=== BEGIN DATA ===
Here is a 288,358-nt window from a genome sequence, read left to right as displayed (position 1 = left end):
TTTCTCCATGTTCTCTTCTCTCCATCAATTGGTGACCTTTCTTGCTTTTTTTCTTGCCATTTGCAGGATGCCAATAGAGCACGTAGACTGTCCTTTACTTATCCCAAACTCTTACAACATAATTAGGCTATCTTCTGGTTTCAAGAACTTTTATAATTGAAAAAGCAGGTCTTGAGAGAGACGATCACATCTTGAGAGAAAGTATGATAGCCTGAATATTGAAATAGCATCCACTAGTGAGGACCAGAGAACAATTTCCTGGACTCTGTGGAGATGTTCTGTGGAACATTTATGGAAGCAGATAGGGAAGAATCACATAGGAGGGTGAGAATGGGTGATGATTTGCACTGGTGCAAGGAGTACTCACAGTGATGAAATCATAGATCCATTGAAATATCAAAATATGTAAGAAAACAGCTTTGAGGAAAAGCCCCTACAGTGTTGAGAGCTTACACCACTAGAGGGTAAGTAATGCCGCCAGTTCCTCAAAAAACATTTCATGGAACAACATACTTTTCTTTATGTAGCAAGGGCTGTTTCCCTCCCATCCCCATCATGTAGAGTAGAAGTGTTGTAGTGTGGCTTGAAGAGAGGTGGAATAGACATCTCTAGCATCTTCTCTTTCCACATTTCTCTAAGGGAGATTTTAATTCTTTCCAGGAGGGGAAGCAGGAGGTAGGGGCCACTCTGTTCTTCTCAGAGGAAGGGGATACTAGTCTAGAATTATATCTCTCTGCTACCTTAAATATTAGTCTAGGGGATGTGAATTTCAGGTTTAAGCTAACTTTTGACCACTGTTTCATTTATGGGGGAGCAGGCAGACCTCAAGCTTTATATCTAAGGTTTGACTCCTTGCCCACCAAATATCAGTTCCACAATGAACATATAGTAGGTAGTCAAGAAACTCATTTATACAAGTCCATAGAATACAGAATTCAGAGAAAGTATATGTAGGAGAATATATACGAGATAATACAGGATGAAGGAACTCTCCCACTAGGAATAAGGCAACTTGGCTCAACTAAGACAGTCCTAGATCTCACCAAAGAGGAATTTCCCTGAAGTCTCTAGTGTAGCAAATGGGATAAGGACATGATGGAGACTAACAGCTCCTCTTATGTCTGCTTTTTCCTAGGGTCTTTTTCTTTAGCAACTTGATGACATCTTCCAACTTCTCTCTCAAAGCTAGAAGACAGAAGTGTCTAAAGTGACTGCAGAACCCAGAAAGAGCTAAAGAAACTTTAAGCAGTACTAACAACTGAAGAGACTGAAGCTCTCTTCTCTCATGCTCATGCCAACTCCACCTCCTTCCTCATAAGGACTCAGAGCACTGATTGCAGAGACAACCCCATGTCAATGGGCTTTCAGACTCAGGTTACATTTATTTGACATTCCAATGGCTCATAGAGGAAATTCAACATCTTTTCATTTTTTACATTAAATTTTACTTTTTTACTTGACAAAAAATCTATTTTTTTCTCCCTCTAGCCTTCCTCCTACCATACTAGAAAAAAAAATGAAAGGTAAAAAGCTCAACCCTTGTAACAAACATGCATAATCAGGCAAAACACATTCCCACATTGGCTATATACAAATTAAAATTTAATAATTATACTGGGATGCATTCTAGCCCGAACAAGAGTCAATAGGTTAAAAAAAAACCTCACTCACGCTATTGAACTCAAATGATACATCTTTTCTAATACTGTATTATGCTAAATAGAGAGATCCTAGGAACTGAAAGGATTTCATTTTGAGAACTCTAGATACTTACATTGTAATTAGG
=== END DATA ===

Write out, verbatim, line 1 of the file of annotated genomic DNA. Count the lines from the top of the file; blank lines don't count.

Here is a 288,358-nt window from a genome sequence, read left to right as displayed (position 1 = left end):